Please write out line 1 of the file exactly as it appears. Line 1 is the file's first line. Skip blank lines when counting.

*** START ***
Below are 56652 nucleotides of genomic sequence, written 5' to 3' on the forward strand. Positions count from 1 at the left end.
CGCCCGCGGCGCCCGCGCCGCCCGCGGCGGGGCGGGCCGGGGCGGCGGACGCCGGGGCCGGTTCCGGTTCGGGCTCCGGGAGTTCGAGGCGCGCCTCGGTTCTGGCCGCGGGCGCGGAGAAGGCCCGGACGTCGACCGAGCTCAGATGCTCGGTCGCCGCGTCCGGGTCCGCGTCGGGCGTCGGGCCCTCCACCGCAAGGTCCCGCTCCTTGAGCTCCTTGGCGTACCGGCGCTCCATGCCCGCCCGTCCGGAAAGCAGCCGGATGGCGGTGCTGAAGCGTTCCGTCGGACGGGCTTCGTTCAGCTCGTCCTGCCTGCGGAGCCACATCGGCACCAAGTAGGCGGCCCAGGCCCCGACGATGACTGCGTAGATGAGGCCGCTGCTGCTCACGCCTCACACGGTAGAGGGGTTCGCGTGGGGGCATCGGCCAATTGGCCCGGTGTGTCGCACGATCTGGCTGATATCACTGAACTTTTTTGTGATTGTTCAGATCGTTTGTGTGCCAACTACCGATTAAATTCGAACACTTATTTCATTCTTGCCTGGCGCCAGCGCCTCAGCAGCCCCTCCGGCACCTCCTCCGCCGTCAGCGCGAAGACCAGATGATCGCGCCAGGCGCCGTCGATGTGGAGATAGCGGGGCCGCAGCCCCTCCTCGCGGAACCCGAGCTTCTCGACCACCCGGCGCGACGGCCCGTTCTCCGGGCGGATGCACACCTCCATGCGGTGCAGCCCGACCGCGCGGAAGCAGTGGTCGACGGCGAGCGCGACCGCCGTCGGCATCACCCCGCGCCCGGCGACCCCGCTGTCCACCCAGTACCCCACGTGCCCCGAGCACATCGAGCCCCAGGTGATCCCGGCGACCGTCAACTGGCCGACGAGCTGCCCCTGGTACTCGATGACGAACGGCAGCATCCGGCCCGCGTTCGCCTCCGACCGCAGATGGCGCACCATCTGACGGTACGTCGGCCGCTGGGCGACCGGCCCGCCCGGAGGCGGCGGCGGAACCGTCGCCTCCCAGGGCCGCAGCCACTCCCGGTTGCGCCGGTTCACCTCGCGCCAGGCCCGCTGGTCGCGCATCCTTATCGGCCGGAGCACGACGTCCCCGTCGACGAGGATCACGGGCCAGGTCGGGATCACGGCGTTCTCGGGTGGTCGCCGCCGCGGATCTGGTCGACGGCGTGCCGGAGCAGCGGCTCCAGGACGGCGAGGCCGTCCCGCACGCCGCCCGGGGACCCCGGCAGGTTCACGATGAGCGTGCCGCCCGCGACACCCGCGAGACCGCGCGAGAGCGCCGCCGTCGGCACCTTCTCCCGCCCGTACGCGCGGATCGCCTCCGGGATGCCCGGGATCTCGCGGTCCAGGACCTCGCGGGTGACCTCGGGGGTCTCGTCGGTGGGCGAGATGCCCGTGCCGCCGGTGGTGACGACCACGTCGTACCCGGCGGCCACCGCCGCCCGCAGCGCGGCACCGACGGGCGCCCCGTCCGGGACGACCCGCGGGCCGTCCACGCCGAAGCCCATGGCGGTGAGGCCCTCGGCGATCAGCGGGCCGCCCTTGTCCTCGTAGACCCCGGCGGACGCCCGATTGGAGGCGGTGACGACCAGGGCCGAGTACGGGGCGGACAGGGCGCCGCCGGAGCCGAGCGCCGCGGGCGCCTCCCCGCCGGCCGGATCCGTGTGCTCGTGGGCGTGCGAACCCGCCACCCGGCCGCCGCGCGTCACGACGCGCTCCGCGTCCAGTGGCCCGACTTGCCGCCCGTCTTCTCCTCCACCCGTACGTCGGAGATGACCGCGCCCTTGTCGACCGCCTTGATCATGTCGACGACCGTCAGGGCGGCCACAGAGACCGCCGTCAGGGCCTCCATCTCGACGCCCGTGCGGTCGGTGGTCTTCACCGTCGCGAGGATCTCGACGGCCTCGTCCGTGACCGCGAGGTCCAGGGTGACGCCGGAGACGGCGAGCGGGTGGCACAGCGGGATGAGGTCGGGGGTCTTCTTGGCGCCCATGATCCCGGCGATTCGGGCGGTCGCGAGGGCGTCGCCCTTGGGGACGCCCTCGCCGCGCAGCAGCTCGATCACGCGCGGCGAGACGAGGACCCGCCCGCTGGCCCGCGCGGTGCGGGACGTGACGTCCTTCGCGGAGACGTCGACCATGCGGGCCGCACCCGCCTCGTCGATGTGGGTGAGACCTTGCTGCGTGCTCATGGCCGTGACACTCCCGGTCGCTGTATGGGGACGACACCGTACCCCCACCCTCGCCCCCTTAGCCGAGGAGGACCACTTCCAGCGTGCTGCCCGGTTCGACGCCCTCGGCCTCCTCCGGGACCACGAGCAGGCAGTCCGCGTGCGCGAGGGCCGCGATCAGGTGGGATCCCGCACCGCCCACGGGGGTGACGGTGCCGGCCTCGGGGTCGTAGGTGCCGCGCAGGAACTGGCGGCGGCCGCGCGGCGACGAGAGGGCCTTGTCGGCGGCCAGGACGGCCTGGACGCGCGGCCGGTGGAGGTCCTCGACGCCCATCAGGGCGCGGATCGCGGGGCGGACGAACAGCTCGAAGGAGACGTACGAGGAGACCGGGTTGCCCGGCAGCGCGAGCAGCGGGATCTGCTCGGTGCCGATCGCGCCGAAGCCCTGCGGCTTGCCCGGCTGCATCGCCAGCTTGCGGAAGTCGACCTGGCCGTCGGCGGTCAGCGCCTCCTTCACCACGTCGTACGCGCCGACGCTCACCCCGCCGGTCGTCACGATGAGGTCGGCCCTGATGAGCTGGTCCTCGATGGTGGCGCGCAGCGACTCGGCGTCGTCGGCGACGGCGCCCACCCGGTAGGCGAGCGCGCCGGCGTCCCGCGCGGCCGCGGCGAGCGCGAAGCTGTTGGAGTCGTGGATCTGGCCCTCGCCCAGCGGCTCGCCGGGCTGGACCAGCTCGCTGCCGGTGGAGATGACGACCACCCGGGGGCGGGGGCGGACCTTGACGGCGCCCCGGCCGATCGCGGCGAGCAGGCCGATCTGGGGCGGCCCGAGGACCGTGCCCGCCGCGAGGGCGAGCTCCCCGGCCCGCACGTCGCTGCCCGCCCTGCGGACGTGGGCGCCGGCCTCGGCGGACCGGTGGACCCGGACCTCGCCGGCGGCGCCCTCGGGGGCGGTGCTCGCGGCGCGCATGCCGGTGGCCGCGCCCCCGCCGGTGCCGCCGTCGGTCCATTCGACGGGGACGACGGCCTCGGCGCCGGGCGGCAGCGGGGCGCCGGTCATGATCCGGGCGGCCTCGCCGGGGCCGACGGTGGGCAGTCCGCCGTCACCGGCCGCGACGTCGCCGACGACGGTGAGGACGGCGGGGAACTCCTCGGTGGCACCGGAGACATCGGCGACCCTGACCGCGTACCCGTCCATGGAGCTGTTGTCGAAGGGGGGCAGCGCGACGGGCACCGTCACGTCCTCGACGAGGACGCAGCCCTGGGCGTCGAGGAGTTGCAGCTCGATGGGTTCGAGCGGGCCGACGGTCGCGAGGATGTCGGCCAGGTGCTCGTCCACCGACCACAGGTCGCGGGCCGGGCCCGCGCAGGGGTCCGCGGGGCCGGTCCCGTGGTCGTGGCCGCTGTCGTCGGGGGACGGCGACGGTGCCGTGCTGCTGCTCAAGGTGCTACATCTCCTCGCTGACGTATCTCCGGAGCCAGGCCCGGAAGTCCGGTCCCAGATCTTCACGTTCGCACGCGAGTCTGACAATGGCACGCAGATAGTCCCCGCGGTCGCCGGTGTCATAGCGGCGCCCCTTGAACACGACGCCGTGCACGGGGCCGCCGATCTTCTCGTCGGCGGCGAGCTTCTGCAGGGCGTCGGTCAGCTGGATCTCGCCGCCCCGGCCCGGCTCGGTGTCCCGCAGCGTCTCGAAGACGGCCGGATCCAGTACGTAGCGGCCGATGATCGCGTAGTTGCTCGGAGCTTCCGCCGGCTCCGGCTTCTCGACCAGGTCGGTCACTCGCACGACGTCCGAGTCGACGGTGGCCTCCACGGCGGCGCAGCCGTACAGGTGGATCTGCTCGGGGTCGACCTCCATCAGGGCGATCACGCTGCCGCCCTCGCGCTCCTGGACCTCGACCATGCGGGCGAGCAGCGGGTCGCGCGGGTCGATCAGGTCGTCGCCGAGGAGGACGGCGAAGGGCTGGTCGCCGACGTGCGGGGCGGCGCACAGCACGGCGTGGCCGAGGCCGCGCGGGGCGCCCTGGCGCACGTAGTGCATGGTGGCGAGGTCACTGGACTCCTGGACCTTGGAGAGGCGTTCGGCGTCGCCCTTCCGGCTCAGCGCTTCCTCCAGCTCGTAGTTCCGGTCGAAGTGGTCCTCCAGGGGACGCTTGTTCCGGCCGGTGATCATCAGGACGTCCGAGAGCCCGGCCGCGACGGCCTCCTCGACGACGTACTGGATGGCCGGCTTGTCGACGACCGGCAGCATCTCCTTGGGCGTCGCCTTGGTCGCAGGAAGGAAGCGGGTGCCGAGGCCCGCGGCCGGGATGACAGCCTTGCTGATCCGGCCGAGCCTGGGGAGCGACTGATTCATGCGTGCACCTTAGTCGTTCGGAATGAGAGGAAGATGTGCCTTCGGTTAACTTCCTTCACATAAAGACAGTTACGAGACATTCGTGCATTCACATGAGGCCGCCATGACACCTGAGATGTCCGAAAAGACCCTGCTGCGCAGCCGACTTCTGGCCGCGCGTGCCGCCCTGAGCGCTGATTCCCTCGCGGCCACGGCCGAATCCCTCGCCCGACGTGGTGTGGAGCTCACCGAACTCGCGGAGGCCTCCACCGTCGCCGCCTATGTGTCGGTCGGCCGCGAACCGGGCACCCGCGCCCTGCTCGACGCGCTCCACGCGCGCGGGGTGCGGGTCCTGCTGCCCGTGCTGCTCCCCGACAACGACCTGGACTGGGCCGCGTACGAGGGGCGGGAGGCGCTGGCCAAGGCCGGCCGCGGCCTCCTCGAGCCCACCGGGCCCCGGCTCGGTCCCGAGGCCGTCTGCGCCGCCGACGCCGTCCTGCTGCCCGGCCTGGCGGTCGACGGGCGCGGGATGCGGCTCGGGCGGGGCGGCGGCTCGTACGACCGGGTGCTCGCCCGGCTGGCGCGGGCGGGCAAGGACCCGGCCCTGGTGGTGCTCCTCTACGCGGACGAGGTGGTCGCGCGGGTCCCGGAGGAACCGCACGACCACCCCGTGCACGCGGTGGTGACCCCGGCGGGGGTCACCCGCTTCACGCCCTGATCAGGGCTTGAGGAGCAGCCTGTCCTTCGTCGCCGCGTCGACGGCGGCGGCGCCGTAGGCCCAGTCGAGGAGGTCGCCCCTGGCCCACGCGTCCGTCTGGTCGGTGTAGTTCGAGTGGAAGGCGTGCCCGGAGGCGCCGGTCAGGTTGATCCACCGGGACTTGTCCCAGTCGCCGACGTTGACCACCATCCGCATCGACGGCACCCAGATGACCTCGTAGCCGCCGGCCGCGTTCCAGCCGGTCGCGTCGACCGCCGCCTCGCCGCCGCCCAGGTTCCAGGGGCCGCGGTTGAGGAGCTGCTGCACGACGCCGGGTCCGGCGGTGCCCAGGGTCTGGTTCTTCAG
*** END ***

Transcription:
Below are 56652 nucleotides of genomic sequence, written 5' to 3' on the forward strand. Positions count from 1 at the left end.